Dish of the Week: Cowboy Caviar

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From classic comfort foods to regional standouts and desserts, we'll be sharing a new recipe with you each week. Find other dishes of the week here.

This week, we’re sharing a Lone Star State favorite: Cowboy Caviar.

Despite what one may think, Cowboy Caviar – also known as Texas Caviar – is not caviar, or salt-cured fish roe, at all. Instead, it’s a rustic dish consisting of black-eyed peas pickled or lightly dressed in a vinaigrette and served with tortilla chips for scooping it all up (which is much more Texan, if you ask us).

However, according to Texas Monthly, it was actually a native New Yorker who created the dish. Somewhere around 1940, the new-to-Texas transplant Helen Corbit, who later went on to become the food service director for Neiman Marcus in Dallas, was given the task of creating an elegant New Year’s Eve dinner using local ingredients. Not knowing what to do with the unfamiliar black-eyed peas, she jazzed them up with dressing and served them as hors d'oeuvres. Later, the dish was given the name “Texas caviar” as a jokey comparison to the expensive salt-cured fish eggs.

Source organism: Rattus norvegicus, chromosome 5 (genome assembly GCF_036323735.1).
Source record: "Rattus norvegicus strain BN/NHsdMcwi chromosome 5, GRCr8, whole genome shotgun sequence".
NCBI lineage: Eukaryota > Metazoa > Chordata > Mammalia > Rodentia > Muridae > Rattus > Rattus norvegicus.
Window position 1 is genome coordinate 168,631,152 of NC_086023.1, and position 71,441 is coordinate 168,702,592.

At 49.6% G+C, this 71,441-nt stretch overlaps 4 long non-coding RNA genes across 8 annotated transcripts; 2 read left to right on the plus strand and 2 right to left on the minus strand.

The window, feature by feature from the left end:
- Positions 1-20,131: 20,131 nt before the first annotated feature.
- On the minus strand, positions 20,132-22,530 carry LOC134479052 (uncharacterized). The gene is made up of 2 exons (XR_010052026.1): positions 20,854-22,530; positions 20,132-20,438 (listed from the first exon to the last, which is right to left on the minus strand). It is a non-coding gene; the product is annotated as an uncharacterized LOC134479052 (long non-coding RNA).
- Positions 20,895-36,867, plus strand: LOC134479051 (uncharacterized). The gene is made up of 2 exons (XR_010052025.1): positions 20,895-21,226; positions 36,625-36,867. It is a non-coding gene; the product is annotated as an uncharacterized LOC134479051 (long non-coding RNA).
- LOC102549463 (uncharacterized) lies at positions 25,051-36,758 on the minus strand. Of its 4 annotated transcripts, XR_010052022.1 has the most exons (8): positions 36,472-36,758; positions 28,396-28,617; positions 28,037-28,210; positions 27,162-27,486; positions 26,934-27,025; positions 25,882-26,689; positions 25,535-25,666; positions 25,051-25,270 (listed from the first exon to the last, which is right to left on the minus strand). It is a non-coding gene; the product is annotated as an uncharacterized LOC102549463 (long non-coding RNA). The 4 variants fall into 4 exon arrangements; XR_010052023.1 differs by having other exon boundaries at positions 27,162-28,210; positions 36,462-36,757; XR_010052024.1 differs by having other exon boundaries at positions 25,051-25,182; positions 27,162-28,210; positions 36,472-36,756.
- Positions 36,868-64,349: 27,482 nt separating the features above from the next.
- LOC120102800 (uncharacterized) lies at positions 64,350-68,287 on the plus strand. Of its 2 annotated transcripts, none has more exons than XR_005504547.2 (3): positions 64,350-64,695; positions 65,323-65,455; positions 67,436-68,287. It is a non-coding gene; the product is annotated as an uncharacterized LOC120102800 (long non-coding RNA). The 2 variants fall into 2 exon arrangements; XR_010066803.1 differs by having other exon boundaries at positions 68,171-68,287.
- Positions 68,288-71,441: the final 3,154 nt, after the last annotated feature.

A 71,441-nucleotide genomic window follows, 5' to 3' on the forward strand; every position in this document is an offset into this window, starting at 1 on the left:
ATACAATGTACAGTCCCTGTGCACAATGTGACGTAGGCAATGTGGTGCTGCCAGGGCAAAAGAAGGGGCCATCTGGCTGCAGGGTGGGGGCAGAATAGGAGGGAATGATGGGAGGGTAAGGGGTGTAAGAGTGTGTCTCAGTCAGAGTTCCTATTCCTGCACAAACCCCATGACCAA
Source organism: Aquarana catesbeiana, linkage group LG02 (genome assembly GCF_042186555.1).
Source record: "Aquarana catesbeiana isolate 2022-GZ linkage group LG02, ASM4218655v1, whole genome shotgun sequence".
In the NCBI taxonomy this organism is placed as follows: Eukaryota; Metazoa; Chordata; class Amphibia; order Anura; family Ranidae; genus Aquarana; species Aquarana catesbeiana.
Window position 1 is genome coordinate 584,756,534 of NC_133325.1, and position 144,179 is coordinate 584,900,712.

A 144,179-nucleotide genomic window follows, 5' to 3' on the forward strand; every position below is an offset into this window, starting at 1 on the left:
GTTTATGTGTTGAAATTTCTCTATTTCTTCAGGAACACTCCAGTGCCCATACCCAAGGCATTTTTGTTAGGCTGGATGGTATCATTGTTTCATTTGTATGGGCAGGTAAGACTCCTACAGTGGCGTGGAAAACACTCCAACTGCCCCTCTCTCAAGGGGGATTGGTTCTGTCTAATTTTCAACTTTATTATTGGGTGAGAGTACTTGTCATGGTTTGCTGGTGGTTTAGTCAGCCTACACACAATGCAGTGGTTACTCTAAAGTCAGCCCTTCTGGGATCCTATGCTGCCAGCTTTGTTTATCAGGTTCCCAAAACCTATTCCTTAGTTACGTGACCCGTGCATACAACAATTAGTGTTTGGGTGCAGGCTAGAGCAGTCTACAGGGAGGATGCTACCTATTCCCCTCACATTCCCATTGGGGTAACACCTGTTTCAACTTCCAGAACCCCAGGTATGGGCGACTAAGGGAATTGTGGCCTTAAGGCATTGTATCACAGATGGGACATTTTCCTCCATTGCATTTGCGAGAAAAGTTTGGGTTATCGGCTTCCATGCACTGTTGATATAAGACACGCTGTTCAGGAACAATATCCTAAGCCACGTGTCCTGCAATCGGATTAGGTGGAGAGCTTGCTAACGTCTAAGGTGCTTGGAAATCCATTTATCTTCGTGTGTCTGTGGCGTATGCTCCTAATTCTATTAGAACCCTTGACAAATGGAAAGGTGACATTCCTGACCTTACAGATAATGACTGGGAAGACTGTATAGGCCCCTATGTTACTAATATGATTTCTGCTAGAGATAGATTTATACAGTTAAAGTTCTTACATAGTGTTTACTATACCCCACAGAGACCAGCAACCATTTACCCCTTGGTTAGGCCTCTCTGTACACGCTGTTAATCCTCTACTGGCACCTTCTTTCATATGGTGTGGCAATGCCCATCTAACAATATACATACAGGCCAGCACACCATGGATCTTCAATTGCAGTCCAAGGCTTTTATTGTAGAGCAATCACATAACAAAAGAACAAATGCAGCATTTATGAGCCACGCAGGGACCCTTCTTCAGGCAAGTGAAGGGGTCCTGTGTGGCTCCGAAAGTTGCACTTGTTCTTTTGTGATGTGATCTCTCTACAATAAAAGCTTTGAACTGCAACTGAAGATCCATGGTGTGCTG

The dish is perfectly fine on New Year’s Eve, but it’s also a refreshing treat during a hot Texas summer. Typical additions include red onion, chile peppers, bell peppers, tomato, garlic, scallions and fresh herbs, such as cilantro. The possibilities are endless, though, with everything from Sriracha and lime to bacon making the occasional appearance.

This recipe from Saveur is Cowboy Caviar at its most classic (and easiest!). Feel free to play around with flavors as you please.  

Texas Caviar

Ingredients serves six
Two 15-ounce cans black-eyed peas, drained and rinsed
1 cup roughly chopped cilantro
1/4 cup extra-virgin olive oil
1/4 cup red wine vinegar
1 serrano chile, stemmed, seeded, and finely chopped
1/2 red bell pepper, cored, seeded, and finely chopped
1/4 red onion, thinly sliced
Kosher salt and freshly ground black pepper, to taste


Combine first seven ingredients in a bowl; season with salt and pepper.

Refrigerate for four hours or overnight. Serve on top of lettuce leaves.

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